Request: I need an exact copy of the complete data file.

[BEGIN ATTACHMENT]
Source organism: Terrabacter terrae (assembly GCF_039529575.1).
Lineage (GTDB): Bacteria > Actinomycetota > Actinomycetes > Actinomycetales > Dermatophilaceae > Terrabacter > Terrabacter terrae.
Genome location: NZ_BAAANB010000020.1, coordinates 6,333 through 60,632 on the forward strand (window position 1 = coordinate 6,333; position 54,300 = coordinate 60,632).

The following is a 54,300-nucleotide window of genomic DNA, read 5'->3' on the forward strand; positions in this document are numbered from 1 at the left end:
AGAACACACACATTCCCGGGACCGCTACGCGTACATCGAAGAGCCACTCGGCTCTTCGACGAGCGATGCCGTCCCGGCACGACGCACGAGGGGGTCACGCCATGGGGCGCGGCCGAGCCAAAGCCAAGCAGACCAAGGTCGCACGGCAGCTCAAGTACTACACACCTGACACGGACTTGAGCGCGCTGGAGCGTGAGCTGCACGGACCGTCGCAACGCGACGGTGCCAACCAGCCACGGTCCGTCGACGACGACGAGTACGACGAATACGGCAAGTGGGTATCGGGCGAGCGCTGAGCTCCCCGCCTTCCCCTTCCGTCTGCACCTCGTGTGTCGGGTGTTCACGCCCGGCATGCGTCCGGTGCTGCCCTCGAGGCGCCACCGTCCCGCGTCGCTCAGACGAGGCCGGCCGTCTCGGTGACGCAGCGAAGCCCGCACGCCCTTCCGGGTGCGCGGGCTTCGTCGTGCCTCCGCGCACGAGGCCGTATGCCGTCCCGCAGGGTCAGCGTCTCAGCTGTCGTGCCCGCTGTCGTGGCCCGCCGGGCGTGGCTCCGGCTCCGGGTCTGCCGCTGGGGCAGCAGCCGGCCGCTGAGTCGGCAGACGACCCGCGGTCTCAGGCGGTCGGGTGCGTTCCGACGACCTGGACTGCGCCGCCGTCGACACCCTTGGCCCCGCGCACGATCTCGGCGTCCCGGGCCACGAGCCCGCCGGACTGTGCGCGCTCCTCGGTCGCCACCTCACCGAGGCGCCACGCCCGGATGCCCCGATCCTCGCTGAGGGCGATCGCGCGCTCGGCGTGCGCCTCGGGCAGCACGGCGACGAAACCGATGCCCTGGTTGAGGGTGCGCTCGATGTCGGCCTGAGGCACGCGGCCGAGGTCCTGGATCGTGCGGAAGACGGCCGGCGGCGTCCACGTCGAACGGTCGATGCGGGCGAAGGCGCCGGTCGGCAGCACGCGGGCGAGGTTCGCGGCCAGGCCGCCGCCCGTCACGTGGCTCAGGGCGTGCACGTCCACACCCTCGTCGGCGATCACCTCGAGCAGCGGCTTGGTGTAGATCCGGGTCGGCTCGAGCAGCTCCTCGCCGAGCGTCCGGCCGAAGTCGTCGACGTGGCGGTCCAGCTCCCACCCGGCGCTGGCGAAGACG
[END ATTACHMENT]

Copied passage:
Source organism: Terrabacter terrae (assembly GCF_039529575.1).
Lineage (GTDB): Bacteria > Actinomycetota > Actinomycetes > Actinomycetales > Dermatophilaceae > Terrabacter > Terrabacter terrae.
Genome location: NZ_BAAANB010000020.1, coordinates 6,333 through 60,632 on the forward strand (window position 1 = coordinate 6,333; position 54,300 = coordinate 60,632).

The following is a 54,300-nucleotide window of genomic DNA, read 5'->3' on the forward strand; positions in this document are numbered from 1 at the left end:
AGAACACACACATTCCCGGGACCGCTACGCGTACATCGAAGAGCCACTCGGCTCTTCGACGAGCGATGCCGTCCCGGCACGACGCACGAGGGGGTCACGCCATGGGGCGCGGCCGAGCCAAAGCCAAGCAGACCAAGGTCGCACGGCAGCTCAAGTACTACACACCTGACACGGACTTGAGCGCGCTGGAGCGTGAGCTGCACGGACCGTCGCAACGCGACGGTGCCAACCAGCCACGGTCCGTCGACGACGACGAGTACGACGAATACGGCAAGTGGGTATCGGGCGAGCGCTGAGCTCCCCGCCTTCCCCTTCCGTCTGCACCTCGTGTGTCGGGTGTTCACGCCCGGCATGCGTCCGGTGCTGCCCTCGAGGCGCCACCGTCCCGCGTCGCTCAGACGAGGCCGGCCGTCTCGGTGACGCAGCGAAGCCCGCACGCCCTTCCGGGTGCGCGGGCTTCGTCGTGCCTCCGCGCACGAGGCCGTATGCCGTCCCGCAGGGTCAGCGTCTCAGCTGTCGTGCCCGCTGTCGTGGCCCGCCGGGCGTGGCTCCGGCTCCGGGTCTGCCGCTGGGGCAGCAGCCGGCCGCTGAGTCGGCAGACGACCCGCGGTCTCAGGCGGTCGGGTGCGTTCCGACGACCTGGACTGCGCCGCCGTCGACACCCTTGGCCCCGCGCACGATCTCGGCGTCCCGGGCCACGAGCCCGCCGGACTGTGCGCGCTCCTCGGTCGCCACCTCACCGAGGCGCCACGCCCGGATGCCCCGATCCTCGCTGAGGGCGATCGCGCGCTCGGCGTGCGCCTCGGGCAGCACGGCGACGAAACCGATGCCCTGGTTGAGGGTGCGCTCGATGTCGGCCTGAGGCACGCGGCCGAGGTCCTGGATCGTGCGGAAGACGGCCGGCGGCGTCCACGTCGAACGGTCGATGCGGGCGAAGGCGCCGGTCGGCAGCACGCGGGCGAGGTTCGCGGCCAGGCCGCCGCCCGTCACGTGGCTCAGGGCGTGCACGTCCACACCCTCGTCGGCGATCACCTCGAGCAGCGGCTTGGTGTAGATCCGGGTCGGCTCGAGCAGCTCCTCGCCGAGCGTCCGGCCGAAGTCGTCGACGTGGCGGTCCAGCTCCCACCCGGCGCTGGCGAAGACG